Music and Social Justice

I’ve been a big fan of System of a Down since Toxicity was released in 2001, and “Prison Song” was one of the songs on that album. Their lead vocalist, Serj Tankian, formed the band in the 90’s with several other Armenian-Americans. Passionate for social justice and having experienced discrimination personally, the band was very vocal regarding political and social justice issues. I was awakening to the fact that deep and systemic injustice was not part of our past but alive and thriving in the present. I was also starting to see that America was on a path of escalating tension, easily manipulated by fear, but I didn’t have the language or context to fully connect all of the dots. In 1999, the Columbine Massacres had occurred, changing the way we interacted with schools, our administration, the growing police presence, as well as how students even viewed each other. There had been a substantial number of bomb threats within my school and then this album, with this song, was released a week before the September 11th attack. The timing of these events and their effect on me personally forced me to really question what I knew about my country and the people in it, both with and without power. I started asking myself what I didn’t know.

When I listened to the Prison Song, the statements that they were making sounded so extreme and outlandish that, at first, I thought they were using hyperbole to get their point across. But as I started to do the research and pay attention to the headlines and stories I was hearing on the news, I began to see that System of a Down was actually trying warn people, to let them know what was really happening in our country. Much of what they sung about I’ve read about in books, articles or witnessed through my community. For example, they state in the song that, “They’re trying to build a prison, Following the rights movement, You clamped on with your iron fists, Drugs became conveniently, Available for all the kids.” Consider the graphic below from prisonpolicy.org. You can see, based on the years, the relationship between the civil rights movement and the response of an uptick in the prison population. Our readings clarify the how: “Convictions for drug offenses are the single most important cause of the incarceration rates in the United States. Drug offenses alone account for two-thirds of the rise in federal inmate population and more than half of the rise in state prisoners between 1985 and 2000.”[1]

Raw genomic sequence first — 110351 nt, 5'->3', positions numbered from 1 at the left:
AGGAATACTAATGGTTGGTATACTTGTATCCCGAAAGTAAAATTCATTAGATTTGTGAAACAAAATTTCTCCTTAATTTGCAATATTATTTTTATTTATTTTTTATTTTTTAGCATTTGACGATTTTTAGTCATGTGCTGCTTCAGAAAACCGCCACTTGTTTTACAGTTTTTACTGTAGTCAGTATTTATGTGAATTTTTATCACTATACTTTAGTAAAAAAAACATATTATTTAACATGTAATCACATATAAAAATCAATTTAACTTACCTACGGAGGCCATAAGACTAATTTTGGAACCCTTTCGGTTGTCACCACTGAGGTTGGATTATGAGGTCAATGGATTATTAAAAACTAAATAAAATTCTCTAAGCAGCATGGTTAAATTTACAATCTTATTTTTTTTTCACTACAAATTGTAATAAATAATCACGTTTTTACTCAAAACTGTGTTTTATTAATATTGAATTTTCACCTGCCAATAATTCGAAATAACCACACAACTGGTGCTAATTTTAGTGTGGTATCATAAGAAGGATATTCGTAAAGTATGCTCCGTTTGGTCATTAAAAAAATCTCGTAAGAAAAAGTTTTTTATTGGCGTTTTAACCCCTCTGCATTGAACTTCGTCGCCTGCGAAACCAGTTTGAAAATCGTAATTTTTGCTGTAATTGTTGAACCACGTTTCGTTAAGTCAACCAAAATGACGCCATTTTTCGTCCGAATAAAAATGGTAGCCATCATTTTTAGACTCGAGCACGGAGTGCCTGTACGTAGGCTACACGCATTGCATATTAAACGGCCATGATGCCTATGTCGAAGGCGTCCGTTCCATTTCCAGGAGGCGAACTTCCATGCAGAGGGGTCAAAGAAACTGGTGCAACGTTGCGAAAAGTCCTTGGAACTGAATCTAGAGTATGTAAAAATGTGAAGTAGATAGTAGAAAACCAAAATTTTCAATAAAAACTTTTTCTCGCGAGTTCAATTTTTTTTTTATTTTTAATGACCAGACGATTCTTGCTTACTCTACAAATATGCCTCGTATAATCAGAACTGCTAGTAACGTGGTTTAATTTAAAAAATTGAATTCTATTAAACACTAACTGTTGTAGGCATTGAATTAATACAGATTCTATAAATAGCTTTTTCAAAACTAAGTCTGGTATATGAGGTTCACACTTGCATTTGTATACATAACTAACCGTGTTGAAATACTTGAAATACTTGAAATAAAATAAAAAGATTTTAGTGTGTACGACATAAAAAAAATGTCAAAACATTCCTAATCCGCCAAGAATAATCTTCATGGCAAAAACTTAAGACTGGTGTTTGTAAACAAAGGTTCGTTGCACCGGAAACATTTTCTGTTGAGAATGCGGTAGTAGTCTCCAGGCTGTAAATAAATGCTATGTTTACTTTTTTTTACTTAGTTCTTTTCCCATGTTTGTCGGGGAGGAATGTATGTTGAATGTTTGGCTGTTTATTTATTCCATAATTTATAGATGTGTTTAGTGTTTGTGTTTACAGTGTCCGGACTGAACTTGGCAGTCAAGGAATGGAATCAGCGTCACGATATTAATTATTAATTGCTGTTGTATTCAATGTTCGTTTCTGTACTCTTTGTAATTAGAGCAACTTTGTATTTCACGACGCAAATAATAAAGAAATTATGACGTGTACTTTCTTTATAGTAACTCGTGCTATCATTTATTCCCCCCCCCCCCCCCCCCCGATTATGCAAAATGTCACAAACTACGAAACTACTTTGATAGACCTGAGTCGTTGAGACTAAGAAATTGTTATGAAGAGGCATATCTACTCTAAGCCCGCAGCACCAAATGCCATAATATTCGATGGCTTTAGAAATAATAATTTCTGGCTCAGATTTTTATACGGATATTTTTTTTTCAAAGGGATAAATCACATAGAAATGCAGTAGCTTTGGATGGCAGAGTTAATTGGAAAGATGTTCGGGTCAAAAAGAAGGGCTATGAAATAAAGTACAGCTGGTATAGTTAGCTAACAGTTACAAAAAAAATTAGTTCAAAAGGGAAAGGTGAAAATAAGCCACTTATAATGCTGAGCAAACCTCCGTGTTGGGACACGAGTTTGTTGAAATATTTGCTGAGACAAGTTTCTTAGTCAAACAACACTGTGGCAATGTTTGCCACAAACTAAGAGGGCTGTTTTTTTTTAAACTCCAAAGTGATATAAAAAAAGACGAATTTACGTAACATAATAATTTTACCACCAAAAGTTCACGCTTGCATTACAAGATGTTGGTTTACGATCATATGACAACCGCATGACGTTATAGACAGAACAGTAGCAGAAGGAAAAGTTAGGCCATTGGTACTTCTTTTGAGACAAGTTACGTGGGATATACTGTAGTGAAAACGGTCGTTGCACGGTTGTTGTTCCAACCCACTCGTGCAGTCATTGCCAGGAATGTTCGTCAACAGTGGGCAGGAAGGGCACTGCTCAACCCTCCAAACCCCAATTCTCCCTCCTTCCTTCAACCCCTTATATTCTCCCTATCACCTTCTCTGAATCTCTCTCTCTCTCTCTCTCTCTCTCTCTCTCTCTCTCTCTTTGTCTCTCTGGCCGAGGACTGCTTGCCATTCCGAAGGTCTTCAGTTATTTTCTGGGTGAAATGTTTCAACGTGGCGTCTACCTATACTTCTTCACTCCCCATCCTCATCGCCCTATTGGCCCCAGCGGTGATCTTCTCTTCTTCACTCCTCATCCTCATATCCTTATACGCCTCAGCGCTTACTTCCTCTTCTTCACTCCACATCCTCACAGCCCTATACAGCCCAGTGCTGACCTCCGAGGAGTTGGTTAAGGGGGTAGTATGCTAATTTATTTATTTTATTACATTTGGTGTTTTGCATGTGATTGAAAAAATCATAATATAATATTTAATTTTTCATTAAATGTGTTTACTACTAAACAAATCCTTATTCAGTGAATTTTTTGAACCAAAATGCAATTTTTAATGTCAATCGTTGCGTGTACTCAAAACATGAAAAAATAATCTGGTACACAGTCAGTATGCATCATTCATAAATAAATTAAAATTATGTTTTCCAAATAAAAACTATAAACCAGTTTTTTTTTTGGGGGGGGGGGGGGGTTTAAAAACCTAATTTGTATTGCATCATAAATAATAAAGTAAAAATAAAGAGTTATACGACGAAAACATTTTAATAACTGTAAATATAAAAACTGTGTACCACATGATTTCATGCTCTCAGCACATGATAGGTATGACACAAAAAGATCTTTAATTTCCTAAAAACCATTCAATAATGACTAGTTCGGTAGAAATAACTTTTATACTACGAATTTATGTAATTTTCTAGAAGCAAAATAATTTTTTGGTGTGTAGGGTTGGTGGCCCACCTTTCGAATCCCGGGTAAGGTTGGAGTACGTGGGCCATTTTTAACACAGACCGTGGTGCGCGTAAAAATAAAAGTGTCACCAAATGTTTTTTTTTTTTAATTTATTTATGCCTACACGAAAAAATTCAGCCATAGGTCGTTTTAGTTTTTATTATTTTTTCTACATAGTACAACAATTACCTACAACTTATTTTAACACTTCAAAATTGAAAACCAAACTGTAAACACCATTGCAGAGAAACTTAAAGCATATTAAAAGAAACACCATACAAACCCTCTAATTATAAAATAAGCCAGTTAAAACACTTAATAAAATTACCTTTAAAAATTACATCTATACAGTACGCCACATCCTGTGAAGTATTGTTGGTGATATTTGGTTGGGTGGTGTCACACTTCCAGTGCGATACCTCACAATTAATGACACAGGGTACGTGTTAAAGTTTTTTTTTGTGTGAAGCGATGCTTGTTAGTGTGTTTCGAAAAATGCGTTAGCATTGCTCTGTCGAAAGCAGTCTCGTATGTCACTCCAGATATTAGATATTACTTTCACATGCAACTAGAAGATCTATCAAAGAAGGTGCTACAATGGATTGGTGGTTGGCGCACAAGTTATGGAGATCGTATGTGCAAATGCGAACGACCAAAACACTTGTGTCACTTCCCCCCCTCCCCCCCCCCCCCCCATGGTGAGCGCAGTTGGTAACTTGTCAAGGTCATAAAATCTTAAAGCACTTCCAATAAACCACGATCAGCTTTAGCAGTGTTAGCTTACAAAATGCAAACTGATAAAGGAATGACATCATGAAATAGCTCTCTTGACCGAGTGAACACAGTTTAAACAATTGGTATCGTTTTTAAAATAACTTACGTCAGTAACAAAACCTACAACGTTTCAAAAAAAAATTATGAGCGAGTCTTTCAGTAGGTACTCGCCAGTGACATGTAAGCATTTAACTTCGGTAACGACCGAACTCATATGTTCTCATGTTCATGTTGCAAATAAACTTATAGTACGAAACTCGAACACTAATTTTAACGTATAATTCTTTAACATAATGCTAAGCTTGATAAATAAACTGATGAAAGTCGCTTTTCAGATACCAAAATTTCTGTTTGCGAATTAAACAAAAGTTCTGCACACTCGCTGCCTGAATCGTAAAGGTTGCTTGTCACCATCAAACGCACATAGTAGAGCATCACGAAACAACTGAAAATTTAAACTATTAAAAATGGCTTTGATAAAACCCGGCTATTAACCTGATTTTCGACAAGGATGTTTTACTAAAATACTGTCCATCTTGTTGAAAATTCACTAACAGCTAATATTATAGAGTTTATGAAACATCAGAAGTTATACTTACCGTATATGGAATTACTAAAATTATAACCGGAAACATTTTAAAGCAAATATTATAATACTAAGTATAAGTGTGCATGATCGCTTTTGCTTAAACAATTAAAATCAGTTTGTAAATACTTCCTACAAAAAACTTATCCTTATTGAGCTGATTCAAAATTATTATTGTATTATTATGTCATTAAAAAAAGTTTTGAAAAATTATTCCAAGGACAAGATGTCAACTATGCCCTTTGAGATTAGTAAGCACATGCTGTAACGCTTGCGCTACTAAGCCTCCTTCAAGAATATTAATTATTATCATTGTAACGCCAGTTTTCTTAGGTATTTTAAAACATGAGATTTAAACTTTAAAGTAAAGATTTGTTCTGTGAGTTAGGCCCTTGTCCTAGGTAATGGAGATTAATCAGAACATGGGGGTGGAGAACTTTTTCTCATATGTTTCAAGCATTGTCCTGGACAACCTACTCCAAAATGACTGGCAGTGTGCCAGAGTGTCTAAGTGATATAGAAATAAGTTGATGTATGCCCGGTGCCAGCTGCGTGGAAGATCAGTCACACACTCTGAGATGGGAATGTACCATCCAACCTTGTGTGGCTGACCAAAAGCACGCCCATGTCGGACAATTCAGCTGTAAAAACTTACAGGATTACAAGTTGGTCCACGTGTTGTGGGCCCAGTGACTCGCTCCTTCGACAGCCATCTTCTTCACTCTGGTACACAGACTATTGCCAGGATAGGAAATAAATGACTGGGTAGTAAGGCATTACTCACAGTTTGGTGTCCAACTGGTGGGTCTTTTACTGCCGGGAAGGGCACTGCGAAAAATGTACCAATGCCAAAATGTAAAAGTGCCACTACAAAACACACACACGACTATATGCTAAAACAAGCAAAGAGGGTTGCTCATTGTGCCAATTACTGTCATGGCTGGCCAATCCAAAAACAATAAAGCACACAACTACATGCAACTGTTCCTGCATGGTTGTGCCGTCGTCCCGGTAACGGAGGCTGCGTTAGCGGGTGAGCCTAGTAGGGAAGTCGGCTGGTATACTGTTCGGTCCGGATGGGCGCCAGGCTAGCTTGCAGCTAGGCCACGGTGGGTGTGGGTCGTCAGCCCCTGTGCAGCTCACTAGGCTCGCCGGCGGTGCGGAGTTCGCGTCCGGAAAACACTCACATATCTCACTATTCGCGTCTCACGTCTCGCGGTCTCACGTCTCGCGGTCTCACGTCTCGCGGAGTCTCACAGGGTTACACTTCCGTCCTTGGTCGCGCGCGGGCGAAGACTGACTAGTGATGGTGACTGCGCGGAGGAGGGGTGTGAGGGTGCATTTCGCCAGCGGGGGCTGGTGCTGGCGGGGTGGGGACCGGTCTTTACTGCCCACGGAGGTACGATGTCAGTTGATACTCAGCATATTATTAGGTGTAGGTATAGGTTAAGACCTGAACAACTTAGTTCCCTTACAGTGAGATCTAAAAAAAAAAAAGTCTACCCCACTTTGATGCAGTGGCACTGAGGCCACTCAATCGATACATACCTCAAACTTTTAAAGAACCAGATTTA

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[2]

 

Later in the song they proclaim that, “Minor drug offenders fill your prisons, You don’t even flinch, All our taxes paying for your wars, Against the new non-rich…” From The New Jim Crow, we can understand what the statistic for minor drug offenders looks like a few years after the release of this song: “…four out of five drug arrests were for possession, and only one out of five was for sales. Moreover, most people in the state prison for drug offenses have no history of violence or significant selling activity.” (Alexander, 60) Rather than be concerned with the increasing percentage of our population sitting behind bars and asking what we can do differently, our nation responded with fear and the mission to use our taxes to continue to build more prisons. It certainly was a war, but the language around new non-rich is important. I cannot be sure of the bands intention, but there was a rebranding of black and minority America occurring during this time that made a war against them acceptable as long as leaders and people didn’t refer to race. We’d refer to locations (where these demographics were generally the majority), a specific socio-economic status or even a symptom of the deeper disease in our nation (i.e. crack addicts). Rebranding race as the “new” non-rich changed how people could be targeted.